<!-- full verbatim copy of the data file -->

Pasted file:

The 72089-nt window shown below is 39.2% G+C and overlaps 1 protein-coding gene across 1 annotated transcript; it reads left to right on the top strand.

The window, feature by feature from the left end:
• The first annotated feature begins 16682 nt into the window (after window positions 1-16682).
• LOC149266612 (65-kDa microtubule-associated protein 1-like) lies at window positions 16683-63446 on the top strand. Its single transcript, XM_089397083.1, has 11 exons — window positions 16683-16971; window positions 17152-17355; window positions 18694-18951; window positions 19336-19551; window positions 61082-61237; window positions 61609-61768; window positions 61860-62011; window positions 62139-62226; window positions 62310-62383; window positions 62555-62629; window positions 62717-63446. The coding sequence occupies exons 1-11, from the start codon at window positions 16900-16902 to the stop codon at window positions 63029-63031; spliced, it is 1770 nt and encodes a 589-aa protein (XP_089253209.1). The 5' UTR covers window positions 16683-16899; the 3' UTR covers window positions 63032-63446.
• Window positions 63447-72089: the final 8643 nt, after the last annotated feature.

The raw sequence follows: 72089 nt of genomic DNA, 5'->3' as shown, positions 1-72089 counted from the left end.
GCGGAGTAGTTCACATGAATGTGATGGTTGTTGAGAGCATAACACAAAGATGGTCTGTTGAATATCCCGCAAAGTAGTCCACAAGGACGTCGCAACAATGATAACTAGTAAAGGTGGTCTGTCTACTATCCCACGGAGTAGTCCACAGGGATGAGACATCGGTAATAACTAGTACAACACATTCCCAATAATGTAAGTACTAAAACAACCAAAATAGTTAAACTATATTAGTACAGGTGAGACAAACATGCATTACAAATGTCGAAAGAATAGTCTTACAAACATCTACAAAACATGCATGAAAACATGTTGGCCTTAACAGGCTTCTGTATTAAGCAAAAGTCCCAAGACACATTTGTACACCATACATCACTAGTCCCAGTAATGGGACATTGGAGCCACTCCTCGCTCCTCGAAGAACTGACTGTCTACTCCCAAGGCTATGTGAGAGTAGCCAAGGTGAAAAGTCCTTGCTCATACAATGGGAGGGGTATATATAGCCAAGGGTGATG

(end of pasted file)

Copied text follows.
The 72089-nt window shown below is 39.2% G+C and overlaps 1 protein-coding gene across 1 annotated transcript; it reads left to right on the top strand.

The window, feature by feature from the left end:
• The first annotated feature begins 16682 nt into the window (after window positions 1-16682).
• LOC149266612 (65-kDa microtubule-associated protein 1-like) lies at window positions 16683-63446 on the top strand. Its single transcript, XM_089397083.1, has 11 exons — window positions 16683-16971; window positions 17152-17355; window positions 18694-18951; window positions 19336-19551; window positions 61082-61237; window positions 61609-61768; window positions 61860-62011; window positions 62139-62226; window positions 62310-62383; window positions 62555-62629; window positions 62717-63446. The coding sequence occupies exons 1-11, from the start codon at window positions 16900-16902 to the stop codon at window positions 63029-63031; spliced, it is 1770 nt and encodes a 589-aa protein (XP_089253209.1). The 5' UTR covers window positions 16683-16899; the 3' UTR covers window positions 63032-63446.
• Window positions 63447-72089: the final 8643 nt, after the last annotated feature.

The raw sequence follows: 72089 nt of genomic DNA, 5'->3' as shown, positions 1-72089 counted from the left end.
GCGGAGTAGTTCACATGAATGTGATGGTTGTTGAGAGCATAACACAAAGATGGTCTGTTGAATATCCCGCAAAGTAGTCCACAAGGACGTCGCAACAATGATAACTAGTAAAGGTGGTCTGTCTACTATCCCACGGAGTAGTCCACAGGGATGAGACATCGGTAATAACTAGTACAACACATTCCCAATAATGTAAGTACTAAAACAACCAAAATAGTTAAACTATATTAGTACAGGTGAGACAAACATGCATTACAAATGTCGAAAGAATAGTCTTACAAACATCTACAAAACATGCATGAAAACATGTTGGCCTTAACAGGCTTCTGTATTAAGCAAAAGTCCCAAGACACATTTGTACACCATACATCACTAGTCCCAGTAATGGGACATTGGAGCCACTCCTCGCTCCTCGAAGAACTGACTGTCTACTCCCAAGGCTATGTGAGAGTAGCCAAGGTGAAAAGTCCTTGCTCATACAATGGGAGGGGTATATATAGCCAAGGGTGATG